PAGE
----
Costa Rica’s INBioparque to remain open

February 27, 2015

Three government ministries will take over the administration and the almost ₡100 million ($188,000) monthly expenses to keep the INBioparque open, the Costa Rican government said this week.

The National Biodiversity Institute (INBio) a non-profit organization, opened the park in 2000 in Santo Domingo, in the province of Heredia. The park was designed to show visitors representations of all different types of Costa Rican forests and their species.

But INBio has been unable to keep up with operating costs and accumulated debts from the park. The organization had planned to close it while searching for a new administrator. Now the  government says it will step in to keep it open.

On March 31 INBio will hand over its facilities to the Education and Culture ministries, and the National Committee for Environmental Education, which is part of the Environment Ministry’s National System of Conservation Areas, SINAC. All three entities will be responsible for providing staff for the park.

The General Comptrollers’ Office authorized the acquisition of the property for ₡4.9 billion (some $9.2 million) to house the new offices of SINAC, which will also provide staff to keep the park operating during the transition period, SINAC Executive Director Julio Jurado Fernández explained. In the coming months, staff from the other two ministries will also be appointed to posts in the park, he added.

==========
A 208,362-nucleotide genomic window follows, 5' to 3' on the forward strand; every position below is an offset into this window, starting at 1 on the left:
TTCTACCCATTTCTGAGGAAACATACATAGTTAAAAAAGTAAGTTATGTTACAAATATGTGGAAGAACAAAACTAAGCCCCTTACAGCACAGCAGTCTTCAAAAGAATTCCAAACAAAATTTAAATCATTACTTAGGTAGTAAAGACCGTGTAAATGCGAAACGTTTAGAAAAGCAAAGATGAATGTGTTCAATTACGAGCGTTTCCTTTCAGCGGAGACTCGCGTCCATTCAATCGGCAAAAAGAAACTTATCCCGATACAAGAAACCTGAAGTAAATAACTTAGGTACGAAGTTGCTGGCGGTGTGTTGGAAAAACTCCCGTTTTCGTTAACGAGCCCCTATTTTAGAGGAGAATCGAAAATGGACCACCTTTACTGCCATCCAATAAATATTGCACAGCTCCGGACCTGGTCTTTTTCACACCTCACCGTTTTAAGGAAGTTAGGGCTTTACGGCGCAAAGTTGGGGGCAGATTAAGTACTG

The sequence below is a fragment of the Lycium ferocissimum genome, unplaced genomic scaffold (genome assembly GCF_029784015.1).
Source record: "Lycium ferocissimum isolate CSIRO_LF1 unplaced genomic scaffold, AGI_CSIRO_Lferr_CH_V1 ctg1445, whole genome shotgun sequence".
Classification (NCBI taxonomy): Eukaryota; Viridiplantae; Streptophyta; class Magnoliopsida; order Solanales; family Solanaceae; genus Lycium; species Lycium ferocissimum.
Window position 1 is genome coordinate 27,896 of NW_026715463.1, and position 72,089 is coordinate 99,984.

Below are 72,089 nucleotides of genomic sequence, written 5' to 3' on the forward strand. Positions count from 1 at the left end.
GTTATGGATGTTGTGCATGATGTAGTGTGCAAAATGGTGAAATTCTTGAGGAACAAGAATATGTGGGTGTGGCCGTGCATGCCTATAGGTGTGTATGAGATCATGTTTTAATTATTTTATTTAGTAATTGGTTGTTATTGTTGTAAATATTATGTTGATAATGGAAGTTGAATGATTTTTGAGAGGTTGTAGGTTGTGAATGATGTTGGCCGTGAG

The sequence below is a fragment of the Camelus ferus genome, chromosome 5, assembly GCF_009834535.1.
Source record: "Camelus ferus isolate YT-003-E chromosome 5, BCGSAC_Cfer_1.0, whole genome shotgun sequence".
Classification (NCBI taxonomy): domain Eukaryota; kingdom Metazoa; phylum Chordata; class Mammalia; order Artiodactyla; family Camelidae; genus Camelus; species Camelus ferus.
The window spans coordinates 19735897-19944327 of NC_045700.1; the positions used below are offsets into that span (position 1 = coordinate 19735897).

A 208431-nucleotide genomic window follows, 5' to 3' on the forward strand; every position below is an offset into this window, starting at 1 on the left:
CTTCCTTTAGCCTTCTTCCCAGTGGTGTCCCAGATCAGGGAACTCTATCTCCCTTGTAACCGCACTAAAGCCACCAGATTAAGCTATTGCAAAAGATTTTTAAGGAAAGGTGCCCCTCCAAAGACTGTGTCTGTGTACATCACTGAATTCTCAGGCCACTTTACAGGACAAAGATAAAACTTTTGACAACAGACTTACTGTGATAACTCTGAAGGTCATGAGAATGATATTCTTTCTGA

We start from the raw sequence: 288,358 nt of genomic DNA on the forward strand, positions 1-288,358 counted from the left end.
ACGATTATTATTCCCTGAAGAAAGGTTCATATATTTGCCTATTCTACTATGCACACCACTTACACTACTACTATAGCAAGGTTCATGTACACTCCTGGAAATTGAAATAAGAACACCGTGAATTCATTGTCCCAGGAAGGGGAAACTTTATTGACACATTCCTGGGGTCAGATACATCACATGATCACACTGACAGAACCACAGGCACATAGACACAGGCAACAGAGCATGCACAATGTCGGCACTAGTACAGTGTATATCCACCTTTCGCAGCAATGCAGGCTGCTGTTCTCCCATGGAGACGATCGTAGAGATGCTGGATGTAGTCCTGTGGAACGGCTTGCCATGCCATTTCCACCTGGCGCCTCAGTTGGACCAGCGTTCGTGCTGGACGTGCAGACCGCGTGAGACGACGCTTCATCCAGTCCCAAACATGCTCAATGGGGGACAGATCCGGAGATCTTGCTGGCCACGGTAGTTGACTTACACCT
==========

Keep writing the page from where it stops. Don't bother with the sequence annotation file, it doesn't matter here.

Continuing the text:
“The government’s decision means there is no need to temporarily close the park, and now we will be able to keep its educational work going,” Jurado said.

Environmental officials currently are making all necessary arrangement to keep the INBioparque brand name, as “it is already well positioned among Ticos,” Jurado said.

Last Tuesday the government issued a decree ordering the National Museum in San José to take over responsibility for the more than 3.5 million specimens collected during INBio’s 25-year history. The collection includes plants, fungi, lichens, bryophytes, insects, arachnids and other specimens.

The government has yet to detail specifics on the future of INBioparque’s operations after March, but environmental officials said they would not relocate wild animals to other facilities or national parks, and would not drain the park’s artificial lake.

Park administrator Randall García said on Friday that he had not received any official communication from the ministries, and that he was unaware of the specific procedures for transferring the park’s administration.

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